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I know we can only create instances of classes but I'd like to set an interface for my method and just creating an instance within my Deserialize() method:

 public T Deserialize(string contents)
            Type type = typeof(T);

            var obj = Activator.CreateInstance(type);

I'd like to use it this way:

var customSerializer = new CustomSerializer<IPerson>();
IPerson person = customSerializer.Deserialize(contents);

It doesn't matter what object it creates, it just have to have the basic properties that my T interface provides.

How could I achieve this?


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You have to tell it what type of class to create, and it can't be an interface. End of story. – Jonathon Reinhart Dec 9 '12 at 20:41
that's very bad, I'd need to work with interfaces rather than concrete classes. – The Light Dec 9 '12 at 20:45
Make some Person class that implements IPerson, and deserialize into it then. – Jonathon Reinhart Dec 9 '12 at 20:48
@JonathonReinhart why wouldn't he be able to dynamically create a class that implements the said interface, then deserialize into it? Is it impossible to create a custom serializer that only serializes and deserializes data defined by an interface (from an object that implements it)? – neeKo Dec 9 '12 at 21:21
@NikoDrašković how do you do such a thing in C#, without using crazy reflection techniques? – Jonathon Reinhart Dec 9 '12 at 21:26

If I understand your question right - since you specified tags "testing", "unit" I believe you are looking for a Mocking Framework which can create a mock for a given interface.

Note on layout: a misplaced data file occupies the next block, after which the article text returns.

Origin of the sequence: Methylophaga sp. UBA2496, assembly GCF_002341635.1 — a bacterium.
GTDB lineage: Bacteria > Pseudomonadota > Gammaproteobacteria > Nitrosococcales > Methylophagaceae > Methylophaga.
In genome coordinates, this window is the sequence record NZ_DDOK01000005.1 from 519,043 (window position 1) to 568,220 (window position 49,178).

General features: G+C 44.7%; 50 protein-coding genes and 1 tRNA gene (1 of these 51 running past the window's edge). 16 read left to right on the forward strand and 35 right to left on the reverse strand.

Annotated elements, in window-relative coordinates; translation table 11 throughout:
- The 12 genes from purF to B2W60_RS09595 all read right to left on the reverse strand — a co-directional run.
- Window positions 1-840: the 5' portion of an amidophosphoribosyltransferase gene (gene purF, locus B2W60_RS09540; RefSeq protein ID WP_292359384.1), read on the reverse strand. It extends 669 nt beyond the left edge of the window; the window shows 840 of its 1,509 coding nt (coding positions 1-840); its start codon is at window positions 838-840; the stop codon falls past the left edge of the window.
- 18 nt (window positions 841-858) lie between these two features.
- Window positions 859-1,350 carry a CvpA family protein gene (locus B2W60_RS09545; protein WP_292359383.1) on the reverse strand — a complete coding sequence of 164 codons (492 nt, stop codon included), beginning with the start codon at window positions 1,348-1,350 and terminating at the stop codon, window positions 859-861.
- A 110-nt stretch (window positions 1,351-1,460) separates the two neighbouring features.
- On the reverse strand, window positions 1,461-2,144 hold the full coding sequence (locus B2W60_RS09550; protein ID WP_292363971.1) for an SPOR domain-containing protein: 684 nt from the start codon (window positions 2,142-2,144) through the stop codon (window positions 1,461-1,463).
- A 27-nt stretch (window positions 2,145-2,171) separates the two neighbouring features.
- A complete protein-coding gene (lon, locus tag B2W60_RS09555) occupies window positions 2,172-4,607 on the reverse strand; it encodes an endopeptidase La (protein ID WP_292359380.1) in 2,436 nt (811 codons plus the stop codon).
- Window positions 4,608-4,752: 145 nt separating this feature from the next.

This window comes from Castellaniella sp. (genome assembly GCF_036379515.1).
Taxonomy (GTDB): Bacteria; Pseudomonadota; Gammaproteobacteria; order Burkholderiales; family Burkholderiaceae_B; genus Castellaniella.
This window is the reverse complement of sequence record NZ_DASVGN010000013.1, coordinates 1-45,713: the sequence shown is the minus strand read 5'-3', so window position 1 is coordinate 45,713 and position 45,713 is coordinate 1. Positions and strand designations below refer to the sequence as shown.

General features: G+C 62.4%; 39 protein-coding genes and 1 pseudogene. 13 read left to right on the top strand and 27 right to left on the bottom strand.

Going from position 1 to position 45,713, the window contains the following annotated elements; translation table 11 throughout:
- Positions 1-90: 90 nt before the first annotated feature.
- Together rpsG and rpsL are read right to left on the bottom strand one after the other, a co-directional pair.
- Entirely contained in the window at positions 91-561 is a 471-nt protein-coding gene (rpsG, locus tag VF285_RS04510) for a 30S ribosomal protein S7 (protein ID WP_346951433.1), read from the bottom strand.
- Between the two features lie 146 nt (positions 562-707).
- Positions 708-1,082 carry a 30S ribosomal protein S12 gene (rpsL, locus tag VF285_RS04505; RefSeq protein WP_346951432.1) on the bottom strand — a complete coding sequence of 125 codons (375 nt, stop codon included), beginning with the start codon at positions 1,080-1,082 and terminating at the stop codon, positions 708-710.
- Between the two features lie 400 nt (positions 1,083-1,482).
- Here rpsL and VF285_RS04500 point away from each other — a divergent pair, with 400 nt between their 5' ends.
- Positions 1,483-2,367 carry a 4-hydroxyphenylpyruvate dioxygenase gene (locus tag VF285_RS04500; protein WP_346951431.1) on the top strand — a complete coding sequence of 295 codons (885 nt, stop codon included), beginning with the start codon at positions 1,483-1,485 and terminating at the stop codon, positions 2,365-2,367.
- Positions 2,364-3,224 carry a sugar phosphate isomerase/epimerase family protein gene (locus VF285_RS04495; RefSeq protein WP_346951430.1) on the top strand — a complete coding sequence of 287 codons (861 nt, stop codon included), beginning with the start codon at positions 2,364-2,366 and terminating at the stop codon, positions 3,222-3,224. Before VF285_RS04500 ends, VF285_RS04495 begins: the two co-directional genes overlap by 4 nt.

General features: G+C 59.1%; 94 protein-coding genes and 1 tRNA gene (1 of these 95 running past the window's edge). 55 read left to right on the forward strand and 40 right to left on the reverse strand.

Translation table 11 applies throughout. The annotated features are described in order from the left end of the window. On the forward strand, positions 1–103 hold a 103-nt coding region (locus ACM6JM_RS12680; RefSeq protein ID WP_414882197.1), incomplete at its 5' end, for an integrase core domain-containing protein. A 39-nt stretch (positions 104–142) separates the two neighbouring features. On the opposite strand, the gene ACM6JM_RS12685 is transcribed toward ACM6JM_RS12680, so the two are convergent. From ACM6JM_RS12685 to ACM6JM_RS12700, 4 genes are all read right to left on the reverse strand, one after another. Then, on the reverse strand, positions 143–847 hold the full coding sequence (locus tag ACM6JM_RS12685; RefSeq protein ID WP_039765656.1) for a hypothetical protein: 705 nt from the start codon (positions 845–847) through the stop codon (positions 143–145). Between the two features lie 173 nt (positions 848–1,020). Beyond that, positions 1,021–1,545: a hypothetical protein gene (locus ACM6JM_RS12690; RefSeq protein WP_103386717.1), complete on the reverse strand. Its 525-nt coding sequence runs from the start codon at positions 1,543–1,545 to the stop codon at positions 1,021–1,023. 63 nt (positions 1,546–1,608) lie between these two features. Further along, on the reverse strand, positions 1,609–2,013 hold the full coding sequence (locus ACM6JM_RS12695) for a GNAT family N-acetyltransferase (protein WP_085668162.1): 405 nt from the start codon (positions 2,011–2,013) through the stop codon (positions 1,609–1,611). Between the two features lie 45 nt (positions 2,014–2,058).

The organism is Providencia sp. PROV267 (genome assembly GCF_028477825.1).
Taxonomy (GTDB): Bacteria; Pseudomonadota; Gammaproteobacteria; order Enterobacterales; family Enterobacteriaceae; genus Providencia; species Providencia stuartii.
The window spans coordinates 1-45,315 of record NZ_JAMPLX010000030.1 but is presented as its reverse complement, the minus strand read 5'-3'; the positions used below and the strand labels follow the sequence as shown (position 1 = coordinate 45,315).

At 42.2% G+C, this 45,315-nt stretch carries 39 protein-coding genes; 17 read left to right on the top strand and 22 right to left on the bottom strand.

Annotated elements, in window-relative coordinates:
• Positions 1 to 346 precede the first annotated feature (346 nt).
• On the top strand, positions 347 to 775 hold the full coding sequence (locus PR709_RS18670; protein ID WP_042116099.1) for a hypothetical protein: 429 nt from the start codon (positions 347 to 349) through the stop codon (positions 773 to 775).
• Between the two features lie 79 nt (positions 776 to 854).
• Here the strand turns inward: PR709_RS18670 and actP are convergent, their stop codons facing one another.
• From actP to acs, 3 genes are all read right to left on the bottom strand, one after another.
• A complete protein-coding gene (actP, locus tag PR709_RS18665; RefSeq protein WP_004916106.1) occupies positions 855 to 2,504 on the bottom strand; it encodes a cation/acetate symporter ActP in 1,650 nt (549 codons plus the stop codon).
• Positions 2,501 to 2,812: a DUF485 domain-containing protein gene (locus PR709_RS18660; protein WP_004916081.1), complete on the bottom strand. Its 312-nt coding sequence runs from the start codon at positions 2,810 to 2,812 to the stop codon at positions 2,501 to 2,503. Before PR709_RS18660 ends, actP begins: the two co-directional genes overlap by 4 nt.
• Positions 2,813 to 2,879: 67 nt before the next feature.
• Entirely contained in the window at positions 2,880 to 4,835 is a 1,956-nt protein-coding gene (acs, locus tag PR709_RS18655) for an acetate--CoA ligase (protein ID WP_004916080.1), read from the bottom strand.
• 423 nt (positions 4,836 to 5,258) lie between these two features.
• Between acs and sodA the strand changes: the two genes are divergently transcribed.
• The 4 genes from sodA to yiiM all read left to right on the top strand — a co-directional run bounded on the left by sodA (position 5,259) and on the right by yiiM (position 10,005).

There are a lot of frameworks to use, this is a nice post which can help you make decision:

What C# mocking framework to use?

If you are looking not for a unit testing solution - please remove those tags.

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You can achieve this by using the impromptu interface library.

Create a dynamic object and then use ActLike<IMyInterface>() to get it to behave just like it was an instance of a class that implements IMyInterface.

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Creating mock objects for unit testing is already covered by other answers. This on about "deserialize to interface without knowing actual type".

Deserialization to an interface is not possible for general case. There is no mapping between serialized data and values of properties on interface.

Following sample shows some of the problems:

interface IPerson 
  string Name {get;}

class Person: IPerson
   string realName;
   public string Name 
     get {return realName;} 
     set {realName=value;}

class FakePerson : IPerson
   public string Name {get {return "Bob";} }

Now if you serialized Person you'll not be able to read anything but person as there is no clear mapping between realName and Name. FakePerson is even worse since there is nothing serialized for Name at all.

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